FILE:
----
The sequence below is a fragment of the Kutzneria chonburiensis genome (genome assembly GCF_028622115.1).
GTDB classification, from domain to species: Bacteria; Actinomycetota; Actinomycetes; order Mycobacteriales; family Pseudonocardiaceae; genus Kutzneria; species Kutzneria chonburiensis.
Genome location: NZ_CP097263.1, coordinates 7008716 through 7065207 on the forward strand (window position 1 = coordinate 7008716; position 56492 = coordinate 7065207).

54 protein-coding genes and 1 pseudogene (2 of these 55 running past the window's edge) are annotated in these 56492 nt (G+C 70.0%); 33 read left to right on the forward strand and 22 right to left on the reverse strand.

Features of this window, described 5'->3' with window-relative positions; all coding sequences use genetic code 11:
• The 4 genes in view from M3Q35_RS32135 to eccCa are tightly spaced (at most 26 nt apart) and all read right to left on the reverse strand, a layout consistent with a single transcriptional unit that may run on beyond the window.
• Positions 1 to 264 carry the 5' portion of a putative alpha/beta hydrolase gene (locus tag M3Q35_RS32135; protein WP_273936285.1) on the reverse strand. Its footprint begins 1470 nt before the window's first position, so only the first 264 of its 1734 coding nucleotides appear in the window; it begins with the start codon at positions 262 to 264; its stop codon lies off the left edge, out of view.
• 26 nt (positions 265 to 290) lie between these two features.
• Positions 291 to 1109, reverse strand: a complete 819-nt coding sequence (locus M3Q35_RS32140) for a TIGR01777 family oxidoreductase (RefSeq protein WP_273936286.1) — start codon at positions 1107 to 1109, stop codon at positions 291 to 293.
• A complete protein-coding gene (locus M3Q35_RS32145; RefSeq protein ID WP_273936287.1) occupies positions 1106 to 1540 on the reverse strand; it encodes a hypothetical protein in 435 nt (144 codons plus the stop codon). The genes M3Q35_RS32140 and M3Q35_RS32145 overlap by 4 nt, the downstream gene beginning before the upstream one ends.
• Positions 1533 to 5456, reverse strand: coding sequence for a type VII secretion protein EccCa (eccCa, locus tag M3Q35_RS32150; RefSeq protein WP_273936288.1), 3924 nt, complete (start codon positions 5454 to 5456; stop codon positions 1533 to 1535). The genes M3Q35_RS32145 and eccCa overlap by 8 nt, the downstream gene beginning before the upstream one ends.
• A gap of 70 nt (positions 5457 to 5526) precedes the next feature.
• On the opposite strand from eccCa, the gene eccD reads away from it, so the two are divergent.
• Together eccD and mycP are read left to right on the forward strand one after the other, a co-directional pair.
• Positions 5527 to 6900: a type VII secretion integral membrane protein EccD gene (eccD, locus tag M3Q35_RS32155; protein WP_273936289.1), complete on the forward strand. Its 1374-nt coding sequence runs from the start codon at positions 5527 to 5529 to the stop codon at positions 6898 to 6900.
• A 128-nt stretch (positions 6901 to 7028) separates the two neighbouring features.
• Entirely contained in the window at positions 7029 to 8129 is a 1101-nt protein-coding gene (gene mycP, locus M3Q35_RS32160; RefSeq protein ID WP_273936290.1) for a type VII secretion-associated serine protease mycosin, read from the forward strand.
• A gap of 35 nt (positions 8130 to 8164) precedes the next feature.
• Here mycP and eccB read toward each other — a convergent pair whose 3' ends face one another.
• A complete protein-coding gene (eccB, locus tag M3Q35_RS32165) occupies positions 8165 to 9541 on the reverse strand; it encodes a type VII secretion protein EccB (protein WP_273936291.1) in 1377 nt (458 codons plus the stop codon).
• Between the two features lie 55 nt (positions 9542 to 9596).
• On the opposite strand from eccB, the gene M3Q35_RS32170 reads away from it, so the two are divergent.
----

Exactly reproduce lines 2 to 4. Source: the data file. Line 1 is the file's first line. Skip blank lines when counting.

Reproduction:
GTDB classification, from domain to species: Bacteria; Actinomycetota; Actinomycetes; order Mycobacteriales; family Pseudonocardiaceae; genus Kutzneria; species Kutzneria chonburiensis.
Genome location: NZ_CP097263.1, coordinates 7008716 through 7065207 on the forward strand (window position 1 = coordinate 7008716; position 56492 = coordinate 7065207).

54 protein-coding genes and 1 pseudogene (2 of these 55 running past the window's edge) are annotated in these 56492 nt (G+C 70.0%); 33 read left to right on the forward strand and 22 right to left on the reverse strand.